There were 24,811 single-family homes in Worcester, 4,960 condominiums, 3,607 two-family homes and 4,874 three-family homes.

Apartment buildings, which went up 1.26 percent, for an average valuation of $618,162, were the only residential component to have an increase in assessed valuation.

In comparison, assessed valuations for commercial properties rose by 25.1 percent, on average. The 2,332 commercial properties in Worcester have an average assessed valuation of $821,138.

Industrial properties, meanwhile, had assessed valuations that increased by 27.9 percent on average. The 611 industrial properties in the city have an average assessed valuation of $947,499, according to assessors.

T&G: Council tax battle looming

Nick Kotsopoulos Politics and the City

The adage “better late than never” is certainly apropos when it comes to setting Worcester’s fiscal 2012 tax rates.

With just six weeks left to this fiscal year, the City Council will finally get around to setting this year’s residential and commercial-industrial tax rates Tuesday night. The tax classification hearing is scheduled for 7 p.m. in the Esther Howland Chamber.

That became possible when the state Department of Revenue late last week finally certified Worcester’s new property valuations that resulted from its triennial property revaluation — a process that ended up taking some two years to complete.

Mind you, the City Council normally sets the tax rates in November or early December at the latest, but this has been anything but a normal year when it comes to getting the DOR to certify the city’s property values.

Now, the fun begins — that being the setting of the tax rates. And this exercise should be anything but routine.

With many business property owners reeling from dramatic increases in their assessments, the local business community sees this as a golden opportunity to try to bring greater balance between the residential and commercial-industrial tax rates, which have been skewed heavily in favor of homeowners for years and years.

More often than not, the commercial-industrial rate has been more than double the residential tax rate. Last fiscal year, for instance, the residential rate was $16.06 per $1,000 valuation while the commercial-industrial rate was $34.65.

While the business community has had relatively little success over the years getting the City Council to bring the tax rates more into balance, things could be much different this time around.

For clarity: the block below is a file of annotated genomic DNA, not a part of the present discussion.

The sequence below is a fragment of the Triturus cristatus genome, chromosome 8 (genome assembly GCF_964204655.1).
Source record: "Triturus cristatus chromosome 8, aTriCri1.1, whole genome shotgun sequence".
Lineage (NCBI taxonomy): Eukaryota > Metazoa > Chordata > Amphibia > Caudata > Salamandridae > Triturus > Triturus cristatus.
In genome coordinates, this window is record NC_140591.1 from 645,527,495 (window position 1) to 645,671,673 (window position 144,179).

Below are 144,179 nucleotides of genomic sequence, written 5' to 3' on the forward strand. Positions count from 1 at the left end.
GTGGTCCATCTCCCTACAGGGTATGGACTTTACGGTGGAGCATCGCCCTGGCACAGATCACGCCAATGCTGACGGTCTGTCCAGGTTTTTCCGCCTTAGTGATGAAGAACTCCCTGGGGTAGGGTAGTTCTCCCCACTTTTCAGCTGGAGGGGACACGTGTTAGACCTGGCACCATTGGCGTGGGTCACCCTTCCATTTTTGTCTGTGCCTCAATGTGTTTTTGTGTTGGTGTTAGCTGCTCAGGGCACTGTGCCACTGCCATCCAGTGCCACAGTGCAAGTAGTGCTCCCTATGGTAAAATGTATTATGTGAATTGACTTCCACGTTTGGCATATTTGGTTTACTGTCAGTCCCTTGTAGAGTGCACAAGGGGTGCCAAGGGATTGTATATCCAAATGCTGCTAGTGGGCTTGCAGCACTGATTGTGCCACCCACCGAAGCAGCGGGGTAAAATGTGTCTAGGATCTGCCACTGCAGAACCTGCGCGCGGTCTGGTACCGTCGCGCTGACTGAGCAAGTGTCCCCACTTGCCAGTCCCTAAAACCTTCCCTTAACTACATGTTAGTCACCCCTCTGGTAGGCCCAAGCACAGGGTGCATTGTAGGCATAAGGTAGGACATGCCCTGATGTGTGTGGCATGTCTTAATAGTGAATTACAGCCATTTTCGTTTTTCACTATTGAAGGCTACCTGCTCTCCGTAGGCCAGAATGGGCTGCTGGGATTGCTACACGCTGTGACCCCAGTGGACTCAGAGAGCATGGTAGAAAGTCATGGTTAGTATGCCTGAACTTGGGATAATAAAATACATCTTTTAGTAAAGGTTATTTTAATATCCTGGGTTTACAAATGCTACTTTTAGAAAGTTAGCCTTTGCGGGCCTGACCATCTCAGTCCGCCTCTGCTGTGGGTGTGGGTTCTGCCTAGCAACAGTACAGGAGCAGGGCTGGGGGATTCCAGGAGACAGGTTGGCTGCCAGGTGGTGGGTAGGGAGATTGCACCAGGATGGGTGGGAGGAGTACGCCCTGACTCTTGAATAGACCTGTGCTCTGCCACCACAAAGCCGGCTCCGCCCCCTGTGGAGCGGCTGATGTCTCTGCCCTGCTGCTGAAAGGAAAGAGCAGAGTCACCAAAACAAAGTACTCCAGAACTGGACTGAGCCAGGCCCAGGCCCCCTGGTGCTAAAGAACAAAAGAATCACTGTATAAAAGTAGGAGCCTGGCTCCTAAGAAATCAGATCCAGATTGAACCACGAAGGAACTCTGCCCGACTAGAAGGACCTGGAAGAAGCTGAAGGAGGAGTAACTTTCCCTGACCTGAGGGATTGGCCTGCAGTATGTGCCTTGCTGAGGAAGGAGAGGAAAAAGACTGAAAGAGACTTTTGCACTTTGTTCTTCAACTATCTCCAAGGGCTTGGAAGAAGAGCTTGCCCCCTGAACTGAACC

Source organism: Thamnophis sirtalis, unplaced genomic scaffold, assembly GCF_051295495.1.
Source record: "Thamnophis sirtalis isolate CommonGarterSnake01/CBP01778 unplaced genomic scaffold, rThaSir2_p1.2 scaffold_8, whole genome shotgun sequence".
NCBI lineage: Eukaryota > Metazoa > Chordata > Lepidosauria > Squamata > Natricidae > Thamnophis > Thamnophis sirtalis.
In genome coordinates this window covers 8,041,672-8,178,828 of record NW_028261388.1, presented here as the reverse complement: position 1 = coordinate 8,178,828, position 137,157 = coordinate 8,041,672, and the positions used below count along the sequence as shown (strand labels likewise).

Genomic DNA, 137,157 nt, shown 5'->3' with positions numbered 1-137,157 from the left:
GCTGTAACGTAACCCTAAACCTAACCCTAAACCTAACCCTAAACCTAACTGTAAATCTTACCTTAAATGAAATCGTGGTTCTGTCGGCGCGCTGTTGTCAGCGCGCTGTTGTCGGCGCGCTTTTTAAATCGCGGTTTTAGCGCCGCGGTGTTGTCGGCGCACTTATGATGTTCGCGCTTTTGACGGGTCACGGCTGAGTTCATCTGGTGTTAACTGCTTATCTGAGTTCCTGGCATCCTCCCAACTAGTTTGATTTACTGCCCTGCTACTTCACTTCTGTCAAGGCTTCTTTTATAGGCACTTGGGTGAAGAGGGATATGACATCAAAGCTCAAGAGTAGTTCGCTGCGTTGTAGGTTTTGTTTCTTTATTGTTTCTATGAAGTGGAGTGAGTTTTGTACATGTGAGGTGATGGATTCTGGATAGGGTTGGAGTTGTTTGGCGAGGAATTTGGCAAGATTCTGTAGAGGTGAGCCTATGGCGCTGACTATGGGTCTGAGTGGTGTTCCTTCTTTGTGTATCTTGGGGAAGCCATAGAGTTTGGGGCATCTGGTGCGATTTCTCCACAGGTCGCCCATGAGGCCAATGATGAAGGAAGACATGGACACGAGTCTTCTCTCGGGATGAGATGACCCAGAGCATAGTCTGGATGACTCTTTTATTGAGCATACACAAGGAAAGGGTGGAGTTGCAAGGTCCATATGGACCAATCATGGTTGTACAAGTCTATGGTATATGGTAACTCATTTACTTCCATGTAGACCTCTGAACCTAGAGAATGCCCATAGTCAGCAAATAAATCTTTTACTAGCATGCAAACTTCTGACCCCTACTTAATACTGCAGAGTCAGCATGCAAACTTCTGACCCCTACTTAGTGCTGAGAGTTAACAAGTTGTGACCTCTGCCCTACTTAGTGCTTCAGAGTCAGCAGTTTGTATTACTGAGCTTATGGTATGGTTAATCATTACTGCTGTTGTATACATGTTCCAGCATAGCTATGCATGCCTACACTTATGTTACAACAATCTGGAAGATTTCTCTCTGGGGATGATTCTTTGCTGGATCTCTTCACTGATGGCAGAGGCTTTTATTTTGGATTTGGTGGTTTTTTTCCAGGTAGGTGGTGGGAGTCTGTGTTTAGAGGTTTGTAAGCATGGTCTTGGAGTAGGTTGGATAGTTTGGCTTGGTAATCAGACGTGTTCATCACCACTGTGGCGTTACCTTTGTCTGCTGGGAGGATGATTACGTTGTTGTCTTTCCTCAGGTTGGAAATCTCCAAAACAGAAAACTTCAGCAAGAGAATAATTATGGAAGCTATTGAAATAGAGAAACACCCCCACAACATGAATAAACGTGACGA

Interestingly, while some individual business owners have spoken out about their skyrocketing property valuations, business leaders in general have not bad-mouthed the city’s property revaluation process. That’s because they fully understand that property assessments are just one factor in the mix; the other just as important factor is the tax rate.

In the end, all that matters is the bottom line — that being what is owed in property taxes.

You kind of get the feeling that business leaders will take the higher property assessments if it means getting a lower tax rate in return.

The higher commercial and industrial assessments have already worked in favor of business property owners, as several city councilors have signaled they will not consider the lowest residential tax rate allowed under tax classification for this fiscal year.

They fear that voting the highest possible tax rate for commercial and industrial properties, combined with the skyrocketing assessments, would place a tremendous tax burden on many businesses.

Indeed, if the council voted the lowest residential tax rate, property taxes for commercial and industrial properties would go up by nearly $4,500 on average, while homeowners would see their tax bill decrease by $435 on average, according to city assessors.

“It doesn’t take a math whiz to figure out that with the lowest residential tax rate, commercial tax bills would go through the roof,” said Councilor-at-Large Frederick C. Rushton.

All of which means that the City Council will have to adopt a set of tax rates that shifts more of the tax burden on to homeowners so businesses don’t get over-burdened with tax increases.

But how far will the City Council go?

And, is it fair to make homeowners pay more in taxes than they otherwise would have had to pay in order to minimize the tax increases for business property owners? After all, if more than 2,000 business properties had been under-assessed for years, as city officials have said, an argument could be made that those businesses weren’t paying their fair share, at the expense of residential property owners.

Councilor-at-Large Konstantina B. Lukes, who has traditionally voted for the lowest residential tax rate, said setting this year’s tax rates will be one of the most difficult decisions this council will have to make.

She acknowledged that adopting the lowest residential tax rate could cripple many businesses, but she does not want to see homeowners have to bear the burden through higher taxes. At a recent council meeting, Mrs. Lukes suggested that homeowners be asked to pay no more of an increase in their property taxes than what they paid the previous year.